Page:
tl;dr — We introduced a new version of Parsec. Download it here for Windows now.
We are proud to announce our new cross-platform app that shares all of the functionality from the web with our new native application. You no longer have to switch between the browser and the native app to start your gaming PC, set up a cloud machine, invite friends, or create a shareable link for inviting people to watch or play PC games with you on your computer.
In September 2016, we released Parsec with the idea that if you built networking and video processing software with one purpose, low latency, interactive video, you could change how people play games together and how they access gaming hardware. We still have tons of work to do to make our core streaming products and technology better, and that is where the majority of our focus has gone in the last year. But we’re very excited to finally make a big leap forward with our application that increases the accessibility of game streaming, Co-play, and our technology.
First, A Little History On Parsec
When we launched Parsec in September 2016, our downloadable application looked like this:
Basically, it was the bare minimum you could possibly imagine, but we were able to collect a ton of information about how people wanted to use Parsec, what features they wanted us to build, and where we needed to focus our engineering efforts to make a great product.
For a brief moment, we got rid of the CLI interface, and tried to push everything to the web.
Not great either, but it was an attempt to achieve where we eventually landed today — an Electron application that shares most of its codebase with the website.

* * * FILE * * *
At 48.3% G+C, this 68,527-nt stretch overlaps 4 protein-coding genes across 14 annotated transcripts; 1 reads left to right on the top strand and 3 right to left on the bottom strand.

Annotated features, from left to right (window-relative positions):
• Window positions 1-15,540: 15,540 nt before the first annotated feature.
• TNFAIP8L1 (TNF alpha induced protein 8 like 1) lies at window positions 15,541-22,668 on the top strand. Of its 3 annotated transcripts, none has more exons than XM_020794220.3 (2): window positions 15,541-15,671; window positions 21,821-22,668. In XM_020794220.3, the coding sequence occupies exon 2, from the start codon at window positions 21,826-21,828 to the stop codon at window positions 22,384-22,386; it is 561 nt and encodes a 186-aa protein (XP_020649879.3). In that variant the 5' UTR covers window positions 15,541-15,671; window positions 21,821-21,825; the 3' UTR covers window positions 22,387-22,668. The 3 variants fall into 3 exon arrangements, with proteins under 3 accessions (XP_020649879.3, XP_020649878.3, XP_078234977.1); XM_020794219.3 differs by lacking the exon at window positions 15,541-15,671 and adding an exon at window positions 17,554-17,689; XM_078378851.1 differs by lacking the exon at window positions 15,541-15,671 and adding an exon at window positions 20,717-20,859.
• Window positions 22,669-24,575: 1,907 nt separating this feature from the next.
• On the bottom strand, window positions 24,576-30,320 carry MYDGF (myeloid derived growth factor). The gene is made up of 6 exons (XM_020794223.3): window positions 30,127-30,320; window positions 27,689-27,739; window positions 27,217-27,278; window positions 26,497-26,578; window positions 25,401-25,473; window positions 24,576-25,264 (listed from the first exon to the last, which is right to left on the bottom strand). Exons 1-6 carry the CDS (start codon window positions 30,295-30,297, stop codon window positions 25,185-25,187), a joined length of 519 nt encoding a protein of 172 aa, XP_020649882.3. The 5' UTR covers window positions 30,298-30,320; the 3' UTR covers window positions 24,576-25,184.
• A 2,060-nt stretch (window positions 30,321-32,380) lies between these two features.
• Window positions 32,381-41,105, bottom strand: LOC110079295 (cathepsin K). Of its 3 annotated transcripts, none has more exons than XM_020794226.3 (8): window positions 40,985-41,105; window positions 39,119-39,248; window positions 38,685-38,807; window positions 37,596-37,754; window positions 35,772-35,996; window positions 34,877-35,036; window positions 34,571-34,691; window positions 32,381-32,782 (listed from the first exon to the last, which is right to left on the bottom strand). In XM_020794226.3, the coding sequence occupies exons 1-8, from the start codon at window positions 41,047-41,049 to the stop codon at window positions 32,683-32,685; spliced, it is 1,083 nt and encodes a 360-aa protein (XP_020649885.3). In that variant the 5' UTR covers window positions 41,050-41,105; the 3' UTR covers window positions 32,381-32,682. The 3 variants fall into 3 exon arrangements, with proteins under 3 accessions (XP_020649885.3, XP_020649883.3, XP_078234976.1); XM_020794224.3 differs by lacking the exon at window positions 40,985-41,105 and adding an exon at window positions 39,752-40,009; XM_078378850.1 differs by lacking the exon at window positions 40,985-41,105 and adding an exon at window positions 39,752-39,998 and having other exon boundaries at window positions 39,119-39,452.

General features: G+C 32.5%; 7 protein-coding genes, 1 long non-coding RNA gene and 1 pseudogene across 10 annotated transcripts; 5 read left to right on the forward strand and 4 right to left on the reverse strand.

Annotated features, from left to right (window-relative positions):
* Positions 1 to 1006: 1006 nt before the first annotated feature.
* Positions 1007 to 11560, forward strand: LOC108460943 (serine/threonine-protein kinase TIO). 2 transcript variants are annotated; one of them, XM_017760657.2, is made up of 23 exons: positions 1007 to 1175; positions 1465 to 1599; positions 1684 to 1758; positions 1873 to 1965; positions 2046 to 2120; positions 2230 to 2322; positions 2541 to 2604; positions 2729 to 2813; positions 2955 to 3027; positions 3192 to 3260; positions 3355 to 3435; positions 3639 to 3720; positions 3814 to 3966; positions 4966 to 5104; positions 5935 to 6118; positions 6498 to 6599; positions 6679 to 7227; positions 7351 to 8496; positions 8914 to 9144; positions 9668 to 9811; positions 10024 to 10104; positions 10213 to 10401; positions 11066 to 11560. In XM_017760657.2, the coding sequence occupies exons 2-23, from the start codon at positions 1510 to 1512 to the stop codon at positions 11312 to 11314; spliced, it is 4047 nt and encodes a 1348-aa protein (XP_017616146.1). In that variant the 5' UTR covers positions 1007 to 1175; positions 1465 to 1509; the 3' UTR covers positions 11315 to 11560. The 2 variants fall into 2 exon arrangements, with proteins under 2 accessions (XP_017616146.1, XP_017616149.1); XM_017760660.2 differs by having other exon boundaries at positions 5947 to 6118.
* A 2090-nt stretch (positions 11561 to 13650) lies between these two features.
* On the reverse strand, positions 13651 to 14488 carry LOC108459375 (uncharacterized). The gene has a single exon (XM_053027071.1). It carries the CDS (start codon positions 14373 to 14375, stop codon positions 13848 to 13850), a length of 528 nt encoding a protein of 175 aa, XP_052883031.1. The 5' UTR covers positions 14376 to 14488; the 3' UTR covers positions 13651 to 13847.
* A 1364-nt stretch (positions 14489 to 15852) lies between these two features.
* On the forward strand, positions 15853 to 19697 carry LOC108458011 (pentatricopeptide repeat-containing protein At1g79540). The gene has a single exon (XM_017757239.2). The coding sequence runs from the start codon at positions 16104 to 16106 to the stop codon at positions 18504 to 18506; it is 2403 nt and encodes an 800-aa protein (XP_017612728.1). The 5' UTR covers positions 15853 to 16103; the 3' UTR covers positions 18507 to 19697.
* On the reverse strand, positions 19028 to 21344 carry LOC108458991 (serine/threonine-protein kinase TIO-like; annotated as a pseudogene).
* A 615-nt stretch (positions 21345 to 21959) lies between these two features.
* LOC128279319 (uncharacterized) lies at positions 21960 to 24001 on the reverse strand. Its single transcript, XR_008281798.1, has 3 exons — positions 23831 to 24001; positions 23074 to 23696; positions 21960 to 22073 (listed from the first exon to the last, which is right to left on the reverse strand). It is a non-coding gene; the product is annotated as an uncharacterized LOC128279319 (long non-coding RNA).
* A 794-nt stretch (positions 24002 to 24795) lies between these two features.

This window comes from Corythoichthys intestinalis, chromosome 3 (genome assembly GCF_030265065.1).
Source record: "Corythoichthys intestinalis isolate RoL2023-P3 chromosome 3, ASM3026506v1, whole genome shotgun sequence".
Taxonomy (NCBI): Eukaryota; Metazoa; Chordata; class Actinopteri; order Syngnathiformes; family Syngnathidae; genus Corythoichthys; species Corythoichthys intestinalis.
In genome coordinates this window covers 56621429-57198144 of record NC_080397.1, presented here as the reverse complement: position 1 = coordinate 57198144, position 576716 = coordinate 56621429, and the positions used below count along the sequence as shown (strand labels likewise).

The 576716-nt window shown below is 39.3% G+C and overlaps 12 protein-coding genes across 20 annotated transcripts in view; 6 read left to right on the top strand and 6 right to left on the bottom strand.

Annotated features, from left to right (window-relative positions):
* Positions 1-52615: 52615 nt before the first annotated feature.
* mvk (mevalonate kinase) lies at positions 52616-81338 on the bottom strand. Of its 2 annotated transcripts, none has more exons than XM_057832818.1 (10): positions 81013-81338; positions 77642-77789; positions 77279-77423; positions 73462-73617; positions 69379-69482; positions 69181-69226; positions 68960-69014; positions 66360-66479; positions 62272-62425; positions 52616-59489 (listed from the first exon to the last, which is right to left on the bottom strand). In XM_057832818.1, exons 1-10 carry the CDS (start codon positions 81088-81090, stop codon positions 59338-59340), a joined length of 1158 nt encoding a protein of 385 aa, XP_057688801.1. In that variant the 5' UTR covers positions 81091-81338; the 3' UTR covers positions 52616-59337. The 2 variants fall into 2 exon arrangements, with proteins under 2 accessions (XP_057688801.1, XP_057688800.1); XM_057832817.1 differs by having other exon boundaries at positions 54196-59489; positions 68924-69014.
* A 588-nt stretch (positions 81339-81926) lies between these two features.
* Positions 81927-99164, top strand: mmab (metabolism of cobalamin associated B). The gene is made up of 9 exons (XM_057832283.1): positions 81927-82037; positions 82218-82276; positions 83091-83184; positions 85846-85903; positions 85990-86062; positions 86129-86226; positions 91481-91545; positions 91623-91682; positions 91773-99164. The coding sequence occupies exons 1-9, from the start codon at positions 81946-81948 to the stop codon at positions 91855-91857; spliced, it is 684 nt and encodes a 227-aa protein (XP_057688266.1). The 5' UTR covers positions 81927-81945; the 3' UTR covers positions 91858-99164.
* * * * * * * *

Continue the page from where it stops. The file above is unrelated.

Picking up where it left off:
We released version two of the website-based front-end, but we eventually realized that our approach couldn’t be accomplished with just a website using the technologies we were comfortable with at the time.
We went back to focusing on a downloadable application that came with an interface because it gave us a lot more control over the interactions between our native video processing software and the user interface.
Version 1 of that software, released in March, was just a list of servers. If you wanted to change your settings, you had to open a configuration file hidden on your computer because we couldn’t figure out how to put a link in the wxWidgets application on the first try, and we were moving fast. We used wxWidgets for our GUI because it was easy to include the C++ codebase in our core C application.
Version 2 of the wxWidgets application included a settings tab and eventually made hosting a separate tab for windows users, rather than a single application. Additionally, we released a Windows Service about one year after our first launch. This was an important milestone because it allows users to interact with UAC screens and log in to their computers when they’re using Parsec.
Download Our New Application For Windows Now
We’ve chosen to build our application with an Electron front-end, so we can add features and iterate on our front-end independently of our core streaming technology. This allows us to share a code base between our website, and our native application on Windows, MacOS, and Linux. This is the same technology that Discord and Slack, among many others, use to deliver cross-platform support for their applications.
Here’s a preview of what the application looks like (it’s blue and beautiful all over). If you want to download it today, visit our downloads page to get started!